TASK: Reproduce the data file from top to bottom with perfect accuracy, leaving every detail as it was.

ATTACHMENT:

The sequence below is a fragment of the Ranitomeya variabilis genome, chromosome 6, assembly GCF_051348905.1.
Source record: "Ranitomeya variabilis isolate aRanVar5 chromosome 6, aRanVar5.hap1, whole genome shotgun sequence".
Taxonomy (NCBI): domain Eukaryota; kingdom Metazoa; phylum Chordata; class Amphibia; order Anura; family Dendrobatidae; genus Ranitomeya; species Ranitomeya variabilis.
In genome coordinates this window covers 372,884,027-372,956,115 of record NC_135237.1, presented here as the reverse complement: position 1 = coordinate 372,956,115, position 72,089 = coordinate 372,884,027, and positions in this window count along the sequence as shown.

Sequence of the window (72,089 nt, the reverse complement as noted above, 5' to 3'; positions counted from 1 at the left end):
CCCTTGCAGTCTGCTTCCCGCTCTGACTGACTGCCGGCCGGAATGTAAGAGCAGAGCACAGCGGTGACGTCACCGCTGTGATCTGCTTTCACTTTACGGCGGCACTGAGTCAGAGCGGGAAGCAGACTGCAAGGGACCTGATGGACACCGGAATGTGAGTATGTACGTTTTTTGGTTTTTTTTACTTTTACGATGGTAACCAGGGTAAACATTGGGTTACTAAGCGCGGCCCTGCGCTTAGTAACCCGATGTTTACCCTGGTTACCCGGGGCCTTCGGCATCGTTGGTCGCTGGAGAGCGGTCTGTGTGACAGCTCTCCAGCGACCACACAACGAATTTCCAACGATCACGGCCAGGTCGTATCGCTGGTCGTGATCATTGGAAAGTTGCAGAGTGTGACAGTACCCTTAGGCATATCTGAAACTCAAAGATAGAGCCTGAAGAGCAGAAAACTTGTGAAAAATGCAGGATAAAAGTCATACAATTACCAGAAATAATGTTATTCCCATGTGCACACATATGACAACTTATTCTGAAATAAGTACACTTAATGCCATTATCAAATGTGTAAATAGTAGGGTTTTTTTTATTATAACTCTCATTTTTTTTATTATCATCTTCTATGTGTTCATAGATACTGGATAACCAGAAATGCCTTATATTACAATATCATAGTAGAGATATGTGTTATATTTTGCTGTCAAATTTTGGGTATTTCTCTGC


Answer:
The sequence below is a fragment of the Ranitomeya variabilis genome, chromosome 6, assembly GCF_051348905.1.
Source record: "Ranitomeya variabilis isolate aRanVar5 chromosome 6, aRanVar5.hap1, whole genome shotgun sequence".
Taxonomy (NCBI): domain Eukaryota; kingdom Metazoa; phylum Chordata; class Amphibia; order Anura; family Dendrobatidae; genus Ranitomeya; species Ranitomeya variabilis.
In genome coordinates this window covers 372,884,027-372,956,115 of record NC_135237.1, presented here as the reverse complement: position 1 = coordinate 372,956,115, position 72,089 = coordinate 372,884,027, and positions in this window count along the sequence as shown.

Sequence of the window (72,089 nt, the reverse complement as noted above, 5' to 3'; positions counted from 1 at the left end):
CCCTTGCAGTCTGCTTCCCGCTCTGACTGACTGCCGGCCGGAATGTAAGAGCAGAGCACAGCGGTGACGTCACCGCTGTGATCTGCTTTCACTTTACGGCGGCACTGAGTCAGAGCGGGAAGCAGACTGCAAGGGACCTGATGGACACCGGAATGTGAGTATGTACGTTTTTTGGTTTTTTTTACTTTTACGATGGTAACCAGGGTAAACATTGGGTTACTAAGCGCGGCCCTGCGCTTAGTAACCCGATGTTTACCCTGGTTACCCGGGGCCTTCGGCATCGTTGGTCGCTGGAGAGCGGTCTGTGTGACAGCTCTCCAGCGACCACACAACGAATTTCCAACGATCACGGCCAGGTCGTATCGCTGGTCGTGATCATTGGAAAGTTGCAGAGTGTGACAGTACCCTTAGGCATATCTGAAACTCAAAGATAGAGCCTGAAGAGCAGAAAACTTGTGAAAAATGCAGGATAAAAGTCATACAATTACCAGAAATAATGTTATTCCCATGTGCACACATATGACAACTTATTCTGAAATAAGTACACTTAATGCCATTATCAAATGTGTAAATAGTAGGGTTTTTTTTATTATAACTCTCATTTTTTTTATTATCATCTTCTATGTGTTCATAGATACTGGATAACCAGAAATGCCTTATATTACAATATCATAGTAGAGATATGTGTTATATTTTGCTGTCAAATTTTGGGTATTTCTCTGC